July 19, 2018
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Bangor committee favors fund to save Odlin Road bus — for now

By Nick McCrea, BDN Staff

BANGOR, Maine — City officials are considering a fund to help sustain an Odlin Road bus route, at least for the next couple months.

The Community Connector’s Odlin Road route is slated to shut down Aug. 19.

Community Connector targeted the route for elimination after the city asked the bus service to cut $20,000 from its budget. During spring budget talks, the city faced a significant loss of state funding and increasing state and federal mandates. The council told the city to issue across-the-board cuts to departments, eliminate jobs, and it still had to increase taxes.

The Odlin Road route was the least traveled, with about 17,000 riders per year, but it was also the newest, having started in April 2012.

The city’s Government Operations Committee on Monday night recommended that the city start an account, seeking donations from private businesses or residents who want to see the route stay in operation.

Councilor Joe Baldacci has proposed that the city come up with $4,000 to fund the route through Nov. 1. He said he would be willing to forgo his council salary for the year — about $2,000 — to keep the route going until the city and Community Connector can come up with a more permanent solution.

Community Connector faces a big unknown that could dig even deeper into its bottom line, according to Assistant City Manager Bob Farrar. The state recently changed how it funds some Mainers’ public transportation costs under Medicare and Medicaid. That change could mean a $100,000-$150,000 loss in expected revenue this year for Community Connector, which would result in more significant cuts and changes for the bus service provider.

“I’m afraid we’re going to put everything in jeopardy” if we don’t look at finances closely and seriously consider cuts, council chairman Nelson Durgin said during the meeting.

Bangor’s Discovery House, an outpatient center for people recovering from addiction, located along the Odlin Road route, also has offered up to $2,000 to maintain the route. Brent Miller, director of the center, said many of his clients rely on that bus route to get to their treatments on a daily basis.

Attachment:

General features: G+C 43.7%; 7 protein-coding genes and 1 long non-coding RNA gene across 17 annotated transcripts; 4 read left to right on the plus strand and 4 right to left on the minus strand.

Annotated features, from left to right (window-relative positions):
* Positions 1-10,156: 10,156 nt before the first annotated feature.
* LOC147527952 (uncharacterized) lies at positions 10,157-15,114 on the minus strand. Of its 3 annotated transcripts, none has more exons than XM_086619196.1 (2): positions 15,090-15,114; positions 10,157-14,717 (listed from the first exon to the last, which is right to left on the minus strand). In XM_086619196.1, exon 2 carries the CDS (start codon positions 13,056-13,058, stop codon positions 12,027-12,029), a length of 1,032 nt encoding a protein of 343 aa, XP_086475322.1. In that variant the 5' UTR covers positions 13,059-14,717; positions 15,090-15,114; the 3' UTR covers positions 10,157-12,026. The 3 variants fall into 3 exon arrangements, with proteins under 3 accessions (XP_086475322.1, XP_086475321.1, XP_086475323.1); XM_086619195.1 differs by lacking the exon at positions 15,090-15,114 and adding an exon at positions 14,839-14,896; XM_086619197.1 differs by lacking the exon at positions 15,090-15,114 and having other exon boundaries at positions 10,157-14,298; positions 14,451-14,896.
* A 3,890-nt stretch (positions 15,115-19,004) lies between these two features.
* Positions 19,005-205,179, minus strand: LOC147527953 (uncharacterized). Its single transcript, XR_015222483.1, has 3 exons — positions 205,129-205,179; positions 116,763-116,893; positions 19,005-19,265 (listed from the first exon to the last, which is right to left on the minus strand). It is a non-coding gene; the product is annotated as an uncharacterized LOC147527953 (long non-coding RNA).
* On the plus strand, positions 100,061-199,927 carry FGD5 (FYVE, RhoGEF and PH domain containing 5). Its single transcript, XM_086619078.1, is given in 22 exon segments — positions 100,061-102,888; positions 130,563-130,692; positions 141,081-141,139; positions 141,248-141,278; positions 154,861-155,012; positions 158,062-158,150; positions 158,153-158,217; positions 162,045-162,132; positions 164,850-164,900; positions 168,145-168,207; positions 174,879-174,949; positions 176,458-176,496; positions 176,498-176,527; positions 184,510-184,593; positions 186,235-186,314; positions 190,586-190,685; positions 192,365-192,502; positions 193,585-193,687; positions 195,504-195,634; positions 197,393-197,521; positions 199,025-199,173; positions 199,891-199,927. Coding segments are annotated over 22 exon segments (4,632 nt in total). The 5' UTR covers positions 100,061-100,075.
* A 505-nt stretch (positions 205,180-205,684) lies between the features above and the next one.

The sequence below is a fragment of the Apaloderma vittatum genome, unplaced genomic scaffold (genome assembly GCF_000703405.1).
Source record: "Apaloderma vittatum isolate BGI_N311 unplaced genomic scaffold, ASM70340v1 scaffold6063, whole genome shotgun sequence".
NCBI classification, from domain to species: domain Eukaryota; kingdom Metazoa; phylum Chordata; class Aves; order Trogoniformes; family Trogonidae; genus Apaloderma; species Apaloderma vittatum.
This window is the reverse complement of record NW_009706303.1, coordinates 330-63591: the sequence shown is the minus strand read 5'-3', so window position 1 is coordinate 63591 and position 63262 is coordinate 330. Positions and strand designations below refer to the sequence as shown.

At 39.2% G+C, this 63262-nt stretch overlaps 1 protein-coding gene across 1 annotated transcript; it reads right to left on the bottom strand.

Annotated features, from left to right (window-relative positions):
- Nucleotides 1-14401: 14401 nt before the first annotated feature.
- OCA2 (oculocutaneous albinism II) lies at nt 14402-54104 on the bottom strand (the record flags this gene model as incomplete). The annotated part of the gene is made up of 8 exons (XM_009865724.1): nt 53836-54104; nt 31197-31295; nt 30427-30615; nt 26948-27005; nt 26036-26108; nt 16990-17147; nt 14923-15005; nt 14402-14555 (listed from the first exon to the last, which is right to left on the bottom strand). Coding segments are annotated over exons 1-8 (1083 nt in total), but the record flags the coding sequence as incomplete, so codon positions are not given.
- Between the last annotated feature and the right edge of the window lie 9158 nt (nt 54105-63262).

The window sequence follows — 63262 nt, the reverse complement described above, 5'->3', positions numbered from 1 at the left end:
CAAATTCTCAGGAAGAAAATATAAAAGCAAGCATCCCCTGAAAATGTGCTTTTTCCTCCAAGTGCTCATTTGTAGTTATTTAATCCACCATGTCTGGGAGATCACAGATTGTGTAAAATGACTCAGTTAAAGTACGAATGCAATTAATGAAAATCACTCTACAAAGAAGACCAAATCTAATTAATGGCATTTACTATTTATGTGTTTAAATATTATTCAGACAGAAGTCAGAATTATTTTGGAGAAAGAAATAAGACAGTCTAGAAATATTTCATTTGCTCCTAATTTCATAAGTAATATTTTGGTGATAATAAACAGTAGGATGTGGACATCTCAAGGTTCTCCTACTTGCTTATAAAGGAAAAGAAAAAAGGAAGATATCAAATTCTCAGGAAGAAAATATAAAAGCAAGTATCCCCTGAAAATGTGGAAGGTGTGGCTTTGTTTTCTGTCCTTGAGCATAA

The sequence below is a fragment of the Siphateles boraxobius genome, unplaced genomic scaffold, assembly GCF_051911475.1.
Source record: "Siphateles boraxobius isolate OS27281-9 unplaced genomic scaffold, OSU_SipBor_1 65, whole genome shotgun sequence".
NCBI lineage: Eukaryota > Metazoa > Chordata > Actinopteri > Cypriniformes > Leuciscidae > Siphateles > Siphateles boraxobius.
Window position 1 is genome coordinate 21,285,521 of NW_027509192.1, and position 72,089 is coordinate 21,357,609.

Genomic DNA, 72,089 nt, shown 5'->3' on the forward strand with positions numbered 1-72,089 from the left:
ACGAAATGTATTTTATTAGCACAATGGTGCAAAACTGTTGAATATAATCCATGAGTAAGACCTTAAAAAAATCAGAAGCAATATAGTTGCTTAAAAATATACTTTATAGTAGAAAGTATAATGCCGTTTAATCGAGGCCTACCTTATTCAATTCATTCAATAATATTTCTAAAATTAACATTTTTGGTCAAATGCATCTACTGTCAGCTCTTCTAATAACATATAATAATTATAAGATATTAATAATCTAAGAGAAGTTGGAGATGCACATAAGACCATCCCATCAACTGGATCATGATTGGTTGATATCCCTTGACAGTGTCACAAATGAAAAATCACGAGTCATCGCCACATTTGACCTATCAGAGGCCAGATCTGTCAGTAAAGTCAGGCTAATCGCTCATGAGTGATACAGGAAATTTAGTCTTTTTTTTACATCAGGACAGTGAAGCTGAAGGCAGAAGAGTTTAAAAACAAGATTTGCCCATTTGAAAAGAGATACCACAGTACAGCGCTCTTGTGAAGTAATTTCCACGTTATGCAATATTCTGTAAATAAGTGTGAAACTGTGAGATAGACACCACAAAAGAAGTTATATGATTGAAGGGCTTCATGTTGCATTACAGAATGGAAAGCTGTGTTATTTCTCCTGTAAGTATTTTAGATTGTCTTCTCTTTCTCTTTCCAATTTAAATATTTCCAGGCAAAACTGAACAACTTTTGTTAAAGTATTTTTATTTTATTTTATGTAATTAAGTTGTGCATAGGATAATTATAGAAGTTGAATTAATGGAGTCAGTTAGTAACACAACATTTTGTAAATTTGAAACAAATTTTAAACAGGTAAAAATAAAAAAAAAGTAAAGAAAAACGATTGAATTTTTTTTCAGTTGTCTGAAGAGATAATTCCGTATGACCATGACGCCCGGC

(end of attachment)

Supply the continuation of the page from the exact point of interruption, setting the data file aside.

The account will be created if it receives the go-ahead from the full council during its Aug. 12 meeting.

Several community members and city councilors have said they want the city to find a way to keep the route going, at least for the time being, until the city gets a better idea of the future of the bus service. A Bar Harbor firm is in the midst of a study exploring whether the city’s bus hub should be altered or moved out of Pickering Square downtown.

Councilor Patricia Blanchette argued that the Odlin Road route shouldn’t be shut down before it’s had a chance to prove itself and that some other routes might be reduced or combined to help maintain this route, which has only seven trips per day. Other routes have buses that pass every 30 minutes throughout the day.

Councilor James Gallant suggested that a small fare hike would increase revenue to the point where Community Connector would easily be able to retain the route. Community Connector saw a little more than 1 million riders last year, which means a 5-cent fare increase could bring in another $50,000, he said.

In the meantime, city staff said, they will continue to keep an eye on potential public transportation funding changes and what effects those might have on Community Connector.

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